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What is the shell command to empty the garbage bin under Linux?

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Except for the ~/.local/share/Trash trash files for other file systems may be stored in <mount-point>/.Trash-$(id -u) directories. If your're running ubuntu there is a helper package to clean all locations

sudo aptitude install trash-cli

To clean the trash in all locations just run:

empty-trash

It should work with any linux desktop environment compliant with FreeDesktop.org Trash Specification. On newer versions, the command may be:

trash-empty
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rm -rf ~/.local/share/Trash/files

If not under .local/share, it may be under ~/.Trash

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  • Thanks for your answer, but in .local/share/ I have just "applications" and "mime", no Trash to be found :(.
    – Rob
    Oct 15 '10 at 9:35
  • OK - have a look for /home/YOURUSERNAME/.Trash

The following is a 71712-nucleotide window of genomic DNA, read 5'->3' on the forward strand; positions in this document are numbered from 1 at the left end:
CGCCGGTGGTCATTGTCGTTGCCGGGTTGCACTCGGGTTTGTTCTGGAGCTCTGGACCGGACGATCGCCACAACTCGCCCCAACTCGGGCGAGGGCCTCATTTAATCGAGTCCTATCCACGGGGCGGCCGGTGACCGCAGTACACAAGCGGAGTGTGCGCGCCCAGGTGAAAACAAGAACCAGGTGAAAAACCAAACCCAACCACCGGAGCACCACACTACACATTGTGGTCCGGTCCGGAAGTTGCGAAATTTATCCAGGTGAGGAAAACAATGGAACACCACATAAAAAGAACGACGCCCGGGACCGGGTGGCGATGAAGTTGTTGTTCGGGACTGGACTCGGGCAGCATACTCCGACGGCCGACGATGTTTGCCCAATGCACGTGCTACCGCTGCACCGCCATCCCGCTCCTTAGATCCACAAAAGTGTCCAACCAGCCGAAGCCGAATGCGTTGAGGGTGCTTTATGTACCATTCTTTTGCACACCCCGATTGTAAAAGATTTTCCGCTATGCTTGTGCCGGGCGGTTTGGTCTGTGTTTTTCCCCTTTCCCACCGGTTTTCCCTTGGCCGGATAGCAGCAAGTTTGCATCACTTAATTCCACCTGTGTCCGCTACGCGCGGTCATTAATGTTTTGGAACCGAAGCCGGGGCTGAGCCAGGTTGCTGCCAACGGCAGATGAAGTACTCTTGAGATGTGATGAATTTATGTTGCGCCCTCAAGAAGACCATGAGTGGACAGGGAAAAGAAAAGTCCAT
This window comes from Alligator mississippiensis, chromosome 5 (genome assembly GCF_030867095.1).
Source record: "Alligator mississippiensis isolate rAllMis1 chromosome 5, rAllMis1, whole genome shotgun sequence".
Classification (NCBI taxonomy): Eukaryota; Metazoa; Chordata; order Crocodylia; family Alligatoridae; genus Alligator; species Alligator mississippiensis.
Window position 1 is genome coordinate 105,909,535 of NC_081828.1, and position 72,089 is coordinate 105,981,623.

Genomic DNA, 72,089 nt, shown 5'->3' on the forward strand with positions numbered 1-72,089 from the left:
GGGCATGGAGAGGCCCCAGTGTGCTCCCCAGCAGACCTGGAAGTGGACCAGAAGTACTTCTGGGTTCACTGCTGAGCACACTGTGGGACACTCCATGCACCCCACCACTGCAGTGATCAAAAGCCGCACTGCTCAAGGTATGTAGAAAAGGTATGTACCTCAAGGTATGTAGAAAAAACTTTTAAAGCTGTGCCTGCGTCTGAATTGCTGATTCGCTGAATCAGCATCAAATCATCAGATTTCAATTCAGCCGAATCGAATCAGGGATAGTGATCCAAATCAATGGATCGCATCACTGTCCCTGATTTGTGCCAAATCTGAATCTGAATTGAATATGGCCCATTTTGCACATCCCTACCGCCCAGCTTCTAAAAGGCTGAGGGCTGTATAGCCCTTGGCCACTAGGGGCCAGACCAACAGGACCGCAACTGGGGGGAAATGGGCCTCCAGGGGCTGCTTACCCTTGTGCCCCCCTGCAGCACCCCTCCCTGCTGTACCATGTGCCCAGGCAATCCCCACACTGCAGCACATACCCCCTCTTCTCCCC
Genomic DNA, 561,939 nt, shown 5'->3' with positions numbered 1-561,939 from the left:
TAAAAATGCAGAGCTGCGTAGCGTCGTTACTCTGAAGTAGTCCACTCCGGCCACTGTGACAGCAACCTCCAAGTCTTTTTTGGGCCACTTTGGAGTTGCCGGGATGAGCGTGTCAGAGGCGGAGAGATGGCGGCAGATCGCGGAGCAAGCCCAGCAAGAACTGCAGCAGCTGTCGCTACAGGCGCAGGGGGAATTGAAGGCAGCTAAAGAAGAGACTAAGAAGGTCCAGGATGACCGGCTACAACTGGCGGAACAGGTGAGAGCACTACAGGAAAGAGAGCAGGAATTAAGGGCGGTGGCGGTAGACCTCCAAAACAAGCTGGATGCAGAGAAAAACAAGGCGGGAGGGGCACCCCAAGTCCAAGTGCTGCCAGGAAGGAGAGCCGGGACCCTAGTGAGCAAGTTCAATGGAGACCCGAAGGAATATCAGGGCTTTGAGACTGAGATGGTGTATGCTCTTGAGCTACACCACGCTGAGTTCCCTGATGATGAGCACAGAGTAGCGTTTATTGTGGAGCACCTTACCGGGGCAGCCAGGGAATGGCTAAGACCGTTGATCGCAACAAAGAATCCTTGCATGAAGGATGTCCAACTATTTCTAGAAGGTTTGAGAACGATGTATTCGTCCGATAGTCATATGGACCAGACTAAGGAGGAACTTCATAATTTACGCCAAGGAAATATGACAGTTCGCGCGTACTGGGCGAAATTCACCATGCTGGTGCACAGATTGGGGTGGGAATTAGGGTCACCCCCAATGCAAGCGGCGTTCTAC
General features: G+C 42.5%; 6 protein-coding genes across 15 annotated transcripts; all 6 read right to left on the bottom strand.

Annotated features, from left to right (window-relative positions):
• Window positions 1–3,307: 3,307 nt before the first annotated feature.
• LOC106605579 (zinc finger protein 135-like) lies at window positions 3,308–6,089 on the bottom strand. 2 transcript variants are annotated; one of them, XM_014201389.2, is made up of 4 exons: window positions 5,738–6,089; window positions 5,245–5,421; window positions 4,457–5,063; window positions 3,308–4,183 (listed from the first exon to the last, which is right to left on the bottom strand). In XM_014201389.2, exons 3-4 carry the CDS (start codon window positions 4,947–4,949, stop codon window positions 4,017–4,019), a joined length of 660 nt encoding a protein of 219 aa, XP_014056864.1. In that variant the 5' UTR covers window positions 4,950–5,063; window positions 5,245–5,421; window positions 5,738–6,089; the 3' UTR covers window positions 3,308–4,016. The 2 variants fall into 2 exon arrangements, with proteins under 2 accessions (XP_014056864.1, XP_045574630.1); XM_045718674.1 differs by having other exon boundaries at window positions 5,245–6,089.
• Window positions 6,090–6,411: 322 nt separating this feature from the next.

– Linker3000
    Oct 15 '10 at 9:39
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In case you would like to empty the trash of the currently logged in user:

rm -rf ~/.local/share/Trash/files/*
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After installing the OS if you haven't deleted/moved anything to Trash from GUI, then the Trash folder under user's directory wont get created at all. So if you search for Trash directory from command line you wont find. Now lets say you move/delete a file into Trash from GUI, that's when the directory Trash gets created and is accessible from command-line. If you restore the file or delete the file permanently either from GUI or from command line the Trash folder still stays and is accessible from GUI and command-line.

command line Trash directory:- "/root/.local/share/Trash" under Trash you got two directories again, one with "files" and one with "info". files :- actual data info :- metadata of the data

Checked this on Centos 6.8

Edit :- the files in the thrash can be either deleted from GUI or by getting into /root/.local/share/Trash/files and remove everything

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  • As written, this is useful supplementary information, but doesn't directly answer the question of what is the command. Can you run this answer to the finish line?
    – fixer1234
    Nov 12 '16 at 19:41

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